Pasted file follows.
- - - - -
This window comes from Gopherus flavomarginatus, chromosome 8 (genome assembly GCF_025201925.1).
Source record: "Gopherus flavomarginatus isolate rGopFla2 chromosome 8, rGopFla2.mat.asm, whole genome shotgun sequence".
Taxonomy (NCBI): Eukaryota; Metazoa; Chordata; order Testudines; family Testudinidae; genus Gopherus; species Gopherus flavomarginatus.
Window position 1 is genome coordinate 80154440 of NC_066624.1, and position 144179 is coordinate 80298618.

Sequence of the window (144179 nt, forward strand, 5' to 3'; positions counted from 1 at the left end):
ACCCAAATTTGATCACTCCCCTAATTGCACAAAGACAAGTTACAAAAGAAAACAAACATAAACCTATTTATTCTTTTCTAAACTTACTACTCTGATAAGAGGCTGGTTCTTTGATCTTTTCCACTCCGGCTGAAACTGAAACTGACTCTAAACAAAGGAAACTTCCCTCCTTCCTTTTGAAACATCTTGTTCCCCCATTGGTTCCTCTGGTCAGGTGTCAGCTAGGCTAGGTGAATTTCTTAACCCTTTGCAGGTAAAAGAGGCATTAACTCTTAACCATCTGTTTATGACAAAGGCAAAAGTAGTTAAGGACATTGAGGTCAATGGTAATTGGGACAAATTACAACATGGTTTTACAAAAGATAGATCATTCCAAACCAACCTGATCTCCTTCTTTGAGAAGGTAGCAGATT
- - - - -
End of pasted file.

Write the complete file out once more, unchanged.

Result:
This window comes from Gopherus flavomarginatus, chromosome 8 (genome assembly GCF_025201925.1).
Source record: "Gopherus flavomarginatus isolate rGopFla2 chromosome 8, rGopFla2.mat.asm, whole genome shotgun sequence".
Taxonomy (NCBI): Eukaryota; Metazoa; Chordata; order Testudines; family Testudinidae; genus Gopherus; species Gopherus flavomarginatus.
Window position 1 is genome coordinate 80154440 of NC_066624.1, and position 144179 is coordinate 80298618.

Sequence of the window (144179 nt, forward strand, 5' to 3'; positions counted from 1 at the left end):
ACCCAAATTTGATCACTCCCCTAATTGCACAAAGACAAGTTACAAAAGAAAACAAACATAAACCTATTTATTCTTTTCTAAACTTACTACTCTGATAAGAGGCTGGTTCTTTGATCTTTTCCACTCCGGCTGAAACTGAAACTGACTCTAAACAAAGGAAACTTCCCTCCTTCCTTTTGAAACATCTTGTTCCCCCATTGGTTCCTCTGGTCAGGTGTCAGCTAGGCTAGGTGAATTTCTTAACCCTTTGCAGGTAAAAGAGGCATTAACTCTTAACCATCTGTTTATGACAAAGGCAAAAGTAGTTAAGGACATTGAGGTCAATGGTAATTGGGACAAATTACAACATGGTTTTACAAAAGATAGATCATTCCAAACCAACCTGATCTCCTTCTTTGAGAAGGTAGCAGATT